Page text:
into the saddle.
"Western Pleasure, Ladies Pleasure, Open Pleasure, and Novice Equitation."
Elaine wrinkled her nose. "Novice Equitation! Why Robin March,
that's for horses and riders who don't ride well enough to show in
other Equitation classes! Aren't you embarrassed to enter such a
I couldn't think of a reply before she spurred her mare through the
Mike's brotherly hand cupped my shoulder. "Ignore her," he said.
"Elaine's the only person I know who starts at the top. How many
fathers can afford both private lessons and that expensive Arabian?"
I shrugged, but regretted entering the Novice Class. I considered
scratching but I'd forfeit my entry fee and I'd saved too long to
lose five dollars for nothing. Besides, forfeiting would let me in
for relentless teasing.
The day was unusually hot for so early in the season. After a few
hours we snapped at each other as we picked itching straw out from
our shirts. The horses were affected by the heat, crowd and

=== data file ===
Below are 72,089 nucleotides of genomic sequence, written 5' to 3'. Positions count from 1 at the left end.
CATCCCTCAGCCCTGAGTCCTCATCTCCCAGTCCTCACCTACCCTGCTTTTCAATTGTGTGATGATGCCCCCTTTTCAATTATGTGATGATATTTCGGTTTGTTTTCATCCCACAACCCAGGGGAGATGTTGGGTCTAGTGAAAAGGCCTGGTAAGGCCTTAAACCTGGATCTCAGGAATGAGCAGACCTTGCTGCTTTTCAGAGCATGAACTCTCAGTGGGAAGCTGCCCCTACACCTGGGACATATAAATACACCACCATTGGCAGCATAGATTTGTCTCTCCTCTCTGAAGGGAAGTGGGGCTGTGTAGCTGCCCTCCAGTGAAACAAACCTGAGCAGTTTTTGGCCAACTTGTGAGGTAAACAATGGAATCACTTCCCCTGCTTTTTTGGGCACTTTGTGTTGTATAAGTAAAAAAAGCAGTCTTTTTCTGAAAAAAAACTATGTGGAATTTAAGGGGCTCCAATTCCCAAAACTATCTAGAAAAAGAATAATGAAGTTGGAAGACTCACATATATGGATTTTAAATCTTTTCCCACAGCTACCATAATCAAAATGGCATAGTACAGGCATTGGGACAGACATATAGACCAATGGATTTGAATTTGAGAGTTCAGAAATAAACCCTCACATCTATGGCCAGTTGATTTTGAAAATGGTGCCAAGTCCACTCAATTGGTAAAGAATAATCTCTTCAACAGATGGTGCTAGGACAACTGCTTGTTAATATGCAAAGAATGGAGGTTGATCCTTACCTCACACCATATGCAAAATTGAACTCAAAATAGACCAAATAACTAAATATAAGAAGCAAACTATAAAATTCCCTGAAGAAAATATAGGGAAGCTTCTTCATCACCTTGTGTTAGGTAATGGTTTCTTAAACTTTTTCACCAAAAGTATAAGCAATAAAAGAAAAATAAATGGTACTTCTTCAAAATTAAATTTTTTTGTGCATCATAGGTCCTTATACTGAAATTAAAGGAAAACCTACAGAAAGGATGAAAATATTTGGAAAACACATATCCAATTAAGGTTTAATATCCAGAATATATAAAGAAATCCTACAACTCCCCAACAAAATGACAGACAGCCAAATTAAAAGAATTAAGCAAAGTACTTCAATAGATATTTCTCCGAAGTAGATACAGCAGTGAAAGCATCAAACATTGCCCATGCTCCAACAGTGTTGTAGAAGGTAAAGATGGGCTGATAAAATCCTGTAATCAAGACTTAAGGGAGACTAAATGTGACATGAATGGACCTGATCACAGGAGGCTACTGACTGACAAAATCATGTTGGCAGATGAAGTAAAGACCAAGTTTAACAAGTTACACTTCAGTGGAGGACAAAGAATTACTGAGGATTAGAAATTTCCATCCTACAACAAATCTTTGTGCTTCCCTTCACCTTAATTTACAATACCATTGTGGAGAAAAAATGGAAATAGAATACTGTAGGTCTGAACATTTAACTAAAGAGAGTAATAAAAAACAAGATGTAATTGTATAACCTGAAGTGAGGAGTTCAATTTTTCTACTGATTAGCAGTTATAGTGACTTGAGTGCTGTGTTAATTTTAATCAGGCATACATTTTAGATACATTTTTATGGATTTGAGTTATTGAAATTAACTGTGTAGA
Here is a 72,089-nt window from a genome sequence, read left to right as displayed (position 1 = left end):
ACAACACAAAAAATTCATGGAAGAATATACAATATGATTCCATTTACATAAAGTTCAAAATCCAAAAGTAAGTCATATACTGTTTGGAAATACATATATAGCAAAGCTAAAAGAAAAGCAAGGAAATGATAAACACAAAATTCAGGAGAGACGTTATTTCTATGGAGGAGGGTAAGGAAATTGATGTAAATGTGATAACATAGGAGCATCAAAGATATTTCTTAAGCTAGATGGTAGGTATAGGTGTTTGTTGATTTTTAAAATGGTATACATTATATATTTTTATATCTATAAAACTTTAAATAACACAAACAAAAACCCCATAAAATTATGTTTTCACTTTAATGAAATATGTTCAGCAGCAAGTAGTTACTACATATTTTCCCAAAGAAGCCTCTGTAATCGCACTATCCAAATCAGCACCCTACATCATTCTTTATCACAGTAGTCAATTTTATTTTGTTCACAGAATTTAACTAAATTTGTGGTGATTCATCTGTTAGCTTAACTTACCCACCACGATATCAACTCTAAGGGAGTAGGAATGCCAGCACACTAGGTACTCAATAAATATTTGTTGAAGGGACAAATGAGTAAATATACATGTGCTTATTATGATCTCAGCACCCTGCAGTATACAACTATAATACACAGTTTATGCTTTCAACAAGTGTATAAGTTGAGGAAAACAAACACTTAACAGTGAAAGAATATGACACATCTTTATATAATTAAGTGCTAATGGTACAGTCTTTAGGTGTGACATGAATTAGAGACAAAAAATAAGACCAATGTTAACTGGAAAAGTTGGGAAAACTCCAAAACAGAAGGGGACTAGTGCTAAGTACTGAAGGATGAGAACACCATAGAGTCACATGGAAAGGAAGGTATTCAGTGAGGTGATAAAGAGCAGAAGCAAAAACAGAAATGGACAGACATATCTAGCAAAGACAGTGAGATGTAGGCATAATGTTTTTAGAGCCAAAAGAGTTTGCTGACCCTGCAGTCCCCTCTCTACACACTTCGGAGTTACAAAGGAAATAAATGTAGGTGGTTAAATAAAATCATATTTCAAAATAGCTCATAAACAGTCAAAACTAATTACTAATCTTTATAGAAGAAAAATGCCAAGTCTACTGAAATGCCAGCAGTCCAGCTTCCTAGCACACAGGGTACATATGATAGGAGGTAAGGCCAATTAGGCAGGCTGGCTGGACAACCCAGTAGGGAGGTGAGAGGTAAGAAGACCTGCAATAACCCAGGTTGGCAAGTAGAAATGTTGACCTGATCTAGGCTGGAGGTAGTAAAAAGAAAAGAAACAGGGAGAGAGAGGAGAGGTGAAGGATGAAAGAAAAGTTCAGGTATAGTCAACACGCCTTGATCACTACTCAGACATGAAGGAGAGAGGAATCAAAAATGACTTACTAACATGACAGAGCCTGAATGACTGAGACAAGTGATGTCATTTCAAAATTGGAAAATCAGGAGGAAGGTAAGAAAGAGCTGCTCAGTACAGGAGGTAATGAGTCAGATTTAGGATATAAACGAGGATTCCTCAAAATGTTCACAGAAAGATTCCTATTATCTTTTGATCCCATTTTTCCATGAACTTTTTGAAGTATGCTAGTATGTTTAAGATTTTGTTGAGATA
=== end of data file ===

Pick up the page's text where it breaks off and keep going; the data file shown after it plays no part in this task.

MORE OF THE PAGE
unfamiliar circumstances, too.
Jesse spent most of the day with a girl whose platinum ponytail
would make a Palomino feel envy. I feared he'd invite her to ride
home with us. Equally upsetting, I'd shown in all but Novice
Equitation and I hadn't placed. Elaine had three ribbons--including
a first place blue; Mike had a third place yellow, and Jesse had too
many to count.
My Novice Class was near the end--the Egg and Spoon was always the
finale because it left a mess of smashed, stomped raw eggs mashed
into the show ring grounds. Mike, Elaine and Jesse had unsaddled
their horses and picketed them under a nearby tree. Jesse's